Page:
Bubba Wallace returns, aiming to put a penalty behind him

Bubba Wallace meets reporters outside the 23XI Racing pickup truck

Zach Albert | NASCAR Studios

MARTINSVILLE, Virginia – Bubba Wallace said Saturday that he had a productive conversation with Kyle Larson after a brawl on the track two weeks ago, and that he has a better understanding of how to handle the hot moments after NASCAR officials suspended him from last weekend’s Cup series event.

Wallace returned to the track Saturday at Martinsville Speedway, returning to the NASCAR Cup Series garage after a one-week absence. He held court with reporters outside the 23XI Racing team prior to training and qualifying for the Xfinity 500 on Sunday (2 p.m. ET, NBC, NBC Sports App, MRN, SiriusXM), the next race of the season.

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Wallace responded after an on-track accident with Larson two weeks ago at Las Vegas Motor Speedway, first with an intentional shock that destroyed their cars and the 20th entry for Toyota teammate Christopher Bell. He later paid Larson several times after both drivers had left their cars.

Wallace apologized for the incident via his social media channels. Larson had said last weekend at Homestead-Miami Speedway that he didn’t feel an apology was necessary but considered it over.

“There’s a lot of good things going on this weekend. I won’t come back with a vengeance or anything like that,” said Wallace, who was replaced by John Hunter Nemeczyk in the #45 Toyota in the #45 Toyota last weekend. “I’m going to keep doing what we’ve been doing. And for the record, I spoke to Larson, and we had a great conversation this week. I think the best thing for us is to both understand where our frustrations have been and move on and how we can better handle these situations.”

Larson won last weekend’s race at Homestead-Miami, and took first place in Saturday’s qualifying session in Martinsville. After his cuddle, Larson said he felt he had reached some common ground with Wallace as they looked to turn the page.

“Yeah, it was great giving that talk,” Larson said. “I said the same. I went downstairs and told my wife that Bubba and I had a great conversation. I thought things went well, and I think we moved on from it pretty quickly. It was good to talk, and good to just talk about the frustrations and mistakes on both sides. And forget about it and go back to racing. I feel like we’ve raced well together in the past. I hope I don’t make any more mistakes and we can continue to race well.”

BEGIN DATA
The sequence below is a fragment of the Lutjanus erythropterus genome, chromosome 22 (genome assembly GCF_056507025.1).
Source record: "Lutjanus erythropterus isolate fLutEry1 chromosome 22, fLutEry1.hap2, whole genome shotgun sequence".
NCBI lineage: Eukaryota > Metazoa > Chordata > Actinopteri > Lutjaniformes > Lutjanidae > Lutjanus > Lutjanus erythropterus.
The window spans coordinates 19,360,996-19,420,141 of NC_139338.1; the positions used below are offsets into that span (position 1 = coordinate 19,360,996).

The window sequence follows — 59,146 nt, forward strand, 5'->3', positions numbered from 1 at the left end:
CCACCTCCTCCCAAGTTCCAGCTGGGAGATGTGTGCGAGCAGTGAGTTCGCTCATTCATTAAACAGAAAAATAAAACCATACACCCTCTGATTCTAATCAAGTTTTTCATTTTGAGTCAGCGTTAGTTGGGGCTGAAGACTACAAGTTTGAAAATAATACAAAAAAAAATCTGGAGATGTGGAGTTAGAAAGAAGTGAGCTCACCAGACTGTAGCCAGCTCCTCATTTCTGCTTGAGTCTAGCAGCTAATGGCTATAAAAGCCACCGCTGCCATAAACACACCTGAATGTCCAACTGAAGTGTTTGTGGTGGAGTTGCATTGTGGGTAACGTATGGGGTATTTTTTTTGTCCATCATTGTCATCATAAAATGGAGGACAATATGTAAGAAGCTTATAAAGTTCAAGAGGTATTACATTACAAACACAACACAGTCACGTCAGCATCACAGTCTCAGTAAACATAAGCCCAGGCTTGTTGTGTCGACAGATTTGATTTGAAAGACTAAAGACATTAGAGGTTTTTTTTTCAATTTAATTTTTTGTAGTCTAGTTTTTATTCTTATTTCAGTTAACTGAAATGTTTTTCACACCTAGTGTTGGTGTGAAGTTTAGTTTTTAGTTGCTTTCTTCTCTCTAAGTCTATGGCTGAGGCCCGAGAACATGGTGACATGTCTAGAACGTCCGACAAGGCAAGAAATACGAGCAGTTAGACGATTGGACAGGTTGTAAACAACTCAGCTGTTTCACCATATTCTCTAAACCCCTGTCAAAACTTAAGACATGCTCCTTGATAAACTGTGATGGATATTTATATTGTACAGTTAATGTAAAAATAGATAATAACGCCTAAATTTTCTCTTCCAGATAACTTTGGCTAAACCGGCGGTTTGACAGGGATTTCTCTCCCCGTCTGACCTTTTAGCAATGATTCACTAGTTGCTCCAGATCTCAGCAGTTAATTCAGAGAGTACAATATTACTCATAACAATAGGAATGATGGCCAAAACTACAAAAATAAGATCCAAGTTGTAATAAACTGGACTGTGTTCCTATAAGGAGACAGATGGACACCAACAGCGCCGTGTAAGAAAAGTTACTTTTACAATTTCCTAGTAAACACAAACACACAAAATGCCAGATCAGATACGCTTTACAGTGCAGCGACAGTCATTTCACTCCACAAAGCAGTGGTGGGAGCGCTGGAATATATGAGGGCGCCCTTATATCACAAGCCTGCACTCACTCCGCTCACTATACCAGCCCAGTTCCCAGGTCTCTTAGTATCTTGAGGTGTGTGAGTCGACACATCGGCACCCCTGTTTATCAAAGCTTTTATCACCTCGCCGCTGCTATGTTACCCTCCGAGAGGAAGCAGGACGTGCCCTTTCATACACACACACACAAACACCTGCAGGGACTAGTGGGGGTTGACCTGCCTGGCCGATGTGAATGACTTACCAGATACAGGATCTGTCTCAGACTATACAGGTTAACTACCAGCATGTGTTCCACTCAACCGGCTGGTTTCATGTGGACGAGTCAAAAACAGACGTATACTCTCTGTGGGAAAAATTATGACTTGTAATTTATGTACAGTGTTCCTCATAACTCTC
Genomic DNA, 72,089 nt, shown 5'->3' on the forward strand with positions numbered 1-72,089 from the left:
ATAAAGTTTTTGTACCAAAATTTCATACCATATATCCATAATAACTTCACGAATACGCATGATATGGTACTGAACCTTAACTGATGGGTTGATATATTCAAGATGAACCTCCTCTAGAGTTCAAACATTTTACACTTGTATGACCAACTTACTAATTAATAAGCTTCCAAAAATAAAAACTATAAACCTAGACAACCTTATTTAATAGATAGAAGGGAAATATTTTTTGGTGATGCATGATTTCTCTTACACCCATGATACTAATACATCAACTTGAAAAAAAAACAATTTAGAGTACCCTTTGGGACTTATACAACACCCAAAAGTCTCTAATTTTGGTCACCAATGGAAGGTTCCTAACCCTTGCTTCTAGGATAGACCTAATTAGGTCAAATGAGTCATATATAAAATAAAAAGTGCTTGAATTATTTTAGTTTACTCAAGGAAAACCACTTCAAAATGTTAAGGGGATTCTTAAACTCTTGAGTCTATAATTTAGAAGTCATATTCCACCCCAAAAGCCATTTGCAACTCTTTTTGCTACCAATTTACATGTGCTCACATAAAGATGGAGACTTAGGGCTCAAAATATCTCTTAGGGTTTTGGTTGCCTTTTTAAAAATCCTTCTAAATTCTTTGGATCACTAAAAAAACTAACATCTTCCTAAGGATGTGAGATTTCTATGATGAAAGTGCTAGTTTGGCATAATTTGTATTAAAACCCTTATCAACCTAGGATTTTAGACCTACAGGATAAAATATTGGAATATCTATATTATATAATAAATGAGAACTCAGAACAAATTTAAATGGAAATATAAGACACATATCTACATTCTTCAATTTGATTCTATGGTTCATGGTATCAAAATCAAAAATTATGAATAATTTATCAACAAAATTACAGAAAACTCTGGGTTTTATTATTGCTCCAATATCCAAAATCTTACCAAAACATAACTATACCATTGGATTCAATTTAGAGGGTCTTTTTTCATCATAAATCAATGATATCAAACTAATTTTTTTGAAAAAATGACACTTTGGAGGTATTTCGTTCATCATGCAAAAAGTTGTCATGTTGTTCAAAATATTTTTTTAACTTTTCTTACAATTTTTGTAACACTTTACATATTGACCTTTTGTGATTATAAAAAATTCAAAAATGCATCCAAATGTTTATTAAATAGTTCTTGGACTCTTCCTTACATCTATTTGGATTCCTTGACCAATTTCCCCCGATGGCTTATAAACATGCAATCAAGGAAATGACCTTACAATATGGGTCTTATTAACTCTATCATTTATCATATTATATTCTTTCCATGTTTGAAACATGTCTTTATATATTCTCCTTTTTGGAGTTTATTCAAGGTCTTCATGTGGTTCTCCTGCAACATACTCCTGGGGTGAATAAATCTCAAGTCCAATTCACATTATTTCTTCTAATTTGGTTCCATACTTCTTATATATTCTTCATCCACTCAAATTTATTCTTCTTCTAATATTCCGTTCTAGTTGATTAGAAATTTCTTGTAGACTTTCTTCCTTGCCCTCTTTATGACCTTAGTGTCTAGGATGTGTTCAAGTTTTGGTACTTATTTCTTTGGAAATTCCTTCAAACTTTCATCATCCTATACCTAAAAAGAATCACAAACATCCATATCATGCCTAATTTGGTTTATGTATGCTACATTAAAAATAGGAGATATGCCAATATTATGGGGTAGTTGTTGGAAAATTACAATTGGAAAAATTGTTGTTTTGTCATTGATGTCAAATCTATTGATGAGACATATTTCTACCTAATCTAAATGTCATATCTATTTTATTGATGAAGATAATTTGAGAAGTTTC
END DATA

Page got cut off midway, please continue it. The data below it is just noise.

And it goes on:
Wallace said that after the Vegas incident, talks also took place during team meetings with 23XI’s management, which reminded him of the repercussions of putting the organization and its supporters “in a bad light,” as he described it. Wallace is in his second year with the team owned by Denny Hamlin and Michael Jordan, and was re-signed for a long-term contract extension in August.

“They understood the hottest stuff in the moment, but they were very adamant about how we need to deal with those five seconds later,” Wallace said. “You have to think, like I said earlier, you have to think before you think. That was the biggest thing. They still support me, and we are here. You just have to go out and keep building this team.”

Said Hamlin: “Listen, I trust Bubba’s words. We had long conversations with him internally, and I think he’d do things differently. These aren’t just words and PR gossip. This is Bubba. You know, no one asked him to tweet that he took a humble morsel of pie.” It’s something Bubba hasn’t had much to say, you know, those words in the past. I really think he’s learned his lesson, he’s going to do things differently. He’s young, and that’s part of his growth.”

Wallace said sitting down and disrupting his weekly routine of the season was among the hardest parts of being suspended. He added that he accepted the sentence and had discussions with NASCAR President Steve Phelps and Chief Operating Officer Steve O’Donnell about the ruling.

“I definitely learned my lesson,” Wallace said, “but we have to be consistent with this regardless of whether he is here in Martinsville or if he is in Daytona or Talladega.” “We have to keep it consistent across the boards and across the chain. That was the talk. It was a good conversation.”

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